Improved feedstream titers are driving a demand for increased downstream processing productivity as manufacturers seek to
lower the costs of monoclonal antibodies (MAbs). The unique selectivity of Protein A has enabled platform technologies for
MAb purification. Platform technologies and chromatography resin improvements can help manufacturers achieve rapid and economical
process development and scale-up. A multiprong approach can enable downstream process scientists to enhance productivity.
Antibody-based therapeutics are expected to continue to be a major source of new therapies for the next decade. However, monoclonal
antibodies (MAbs) are among the world's most expensive drugs. Pressure from healthcare providers is driving the need to lower
the costs of manufacturing MAbs by as much as an order of magnitude, from $1,000 per gram to $100 per gram.1
So far, the most significant improvement is the increasing titers from concentrations of low milligram- to multigram per liter
(Table 1).2 This increased upstream productivity has subsequently created a demand on downstream processes to provide enhanced capacity
and speed. In addition, because only a small proportion of biotherapeutics that enter clinical trials make it to market, companies
tend to populate the candidate pipeline quickly, meaning more processes require development in shorter timeframes.3
Table 1. Upstream productivity increases from 1994 to 2004
To solve these multiple demands, several solutions have been developed, including, among others, the use of platform technologies
and chromatography resin improvements.
A downstream platform technology is based on experience with purifying a class of products with similar properties. With more
than 500 MAbs currently in preclinical studies, monoclonal antibodies represent the greatest number of biotechnology products
to which similar purification processes can be applied. In particular, the unique selectivity of Protein A has enabled the
development of platform technologies for the purification of monoclonal antibodies.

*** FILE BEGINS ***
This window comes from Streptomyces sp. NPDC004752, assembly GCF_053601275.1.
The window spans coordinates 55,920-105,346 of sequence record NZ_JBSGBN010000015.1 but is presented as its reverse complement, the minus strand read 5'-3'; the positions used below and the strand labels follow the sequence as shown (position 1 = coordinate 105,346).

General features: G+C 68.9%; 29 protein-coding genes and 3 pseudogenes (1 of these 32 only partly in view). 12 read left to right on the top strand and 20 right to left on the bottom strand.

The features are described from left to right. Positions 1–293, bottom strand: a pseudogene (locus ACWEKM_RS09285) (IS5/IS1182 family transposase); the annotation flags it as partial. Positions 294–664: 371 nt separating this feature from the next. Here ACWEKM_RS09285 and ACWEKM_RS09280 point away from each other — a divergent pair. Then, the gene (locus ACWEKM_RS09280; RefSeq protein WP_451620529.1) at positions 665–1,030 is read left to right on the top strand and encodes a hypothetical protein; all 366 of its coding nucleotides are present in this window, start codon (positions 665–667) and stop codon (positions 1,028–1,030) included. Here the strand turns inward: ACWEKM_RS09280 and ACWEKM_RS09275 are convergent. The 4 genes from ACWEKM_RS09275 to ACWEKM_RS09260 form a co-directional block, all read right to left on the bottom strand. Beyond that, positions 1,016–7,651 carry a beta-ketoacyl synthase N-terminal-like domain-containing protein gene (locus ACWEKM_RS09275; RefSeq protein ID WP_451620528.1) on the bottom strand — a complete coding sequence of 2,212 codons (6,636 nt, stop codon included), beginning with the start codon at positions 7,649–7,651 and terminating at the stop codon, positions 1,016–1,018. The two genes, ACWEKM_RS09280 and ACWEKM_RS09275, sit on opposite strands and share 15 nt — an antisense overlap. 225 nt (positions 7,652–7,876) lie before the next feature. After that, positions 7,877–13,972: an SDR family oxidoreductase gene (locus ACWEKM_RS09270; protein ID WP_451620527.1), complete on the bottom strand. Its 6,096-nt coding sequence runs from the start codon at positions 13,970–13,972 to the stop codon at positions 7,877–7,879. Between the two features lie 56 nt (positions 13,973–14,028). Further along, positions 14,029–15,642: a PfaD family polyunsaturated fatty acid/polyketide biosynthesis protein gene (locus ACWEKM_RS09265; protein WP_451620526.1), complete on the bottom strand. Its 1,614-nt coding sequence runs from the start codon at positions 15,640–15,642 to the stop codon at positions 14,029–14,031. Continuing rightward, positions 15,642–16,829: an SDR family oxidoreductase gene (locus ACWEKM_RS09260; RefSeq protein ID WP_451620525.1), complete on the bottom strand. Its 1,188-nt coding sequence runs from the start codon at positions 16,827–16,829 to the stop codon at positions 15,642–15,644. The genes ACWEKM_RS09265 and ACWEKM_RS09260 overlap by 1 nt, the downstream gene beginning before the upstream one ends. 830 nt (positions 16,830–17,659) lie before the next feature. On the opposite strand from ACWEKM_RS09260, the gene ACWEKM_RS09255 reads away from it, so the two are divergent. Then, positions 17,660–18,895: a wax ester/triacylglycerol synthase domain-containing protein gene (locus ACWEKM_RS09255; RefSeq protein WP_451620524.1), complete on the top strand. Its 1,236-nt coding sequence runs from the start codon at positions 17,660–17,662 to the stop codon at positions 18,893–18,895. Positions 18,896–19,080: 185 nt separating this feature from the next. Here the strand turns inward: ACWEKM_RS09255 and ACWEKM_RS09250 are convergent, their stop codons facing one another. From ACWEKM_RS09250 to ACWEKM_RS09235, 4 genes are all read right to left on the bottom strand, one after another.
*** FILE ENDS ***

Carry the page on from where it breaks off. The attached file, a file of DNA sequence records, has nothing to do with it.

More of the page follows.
Platform technologies facilitate rapid and economical process development and scale-up, potentially allowing evaluation of
a larger number of product candidates, speeding market entry, and even reducing the validation effort. Familiarity with a
process also can result in more robust processes and better technology transfer from development to manufacturing. Platform
technologies create predictable activities and durations that result in a generic timeline.4 Further advantages are the use of established vendors for raw materials and standardized waste disposal procedures. Platform
technologies are composed of a number of unit operations and methods, and not just purification steps. An example of a platform
technology for a monoclonal antibody is shown in Figure 1.
Figure 1. A typical platform technology for production of a monoclonal antibody
Monoclonal antibodies usually differ from one another in surface charge and glycosylation. By selecting and adjusting unit
operations, selectivity is achieved for each MAb. Typically, the order of anion and cation exchange steps might be reversed,
hydrophobic interaction chromatography might replace cation exchange chromatography, or hydroxyapatite columns might be used.
Before adding or substituting a chromatography step, it is usually advisable first to try optimizing the process by evaluating
column load, wash and elution buffers, and pH. Of particular importance is pH, as some proteins tend to aggregate when exposed
to low pH. Downstream platform technologies thereby simplify development across the breadth of MAb products.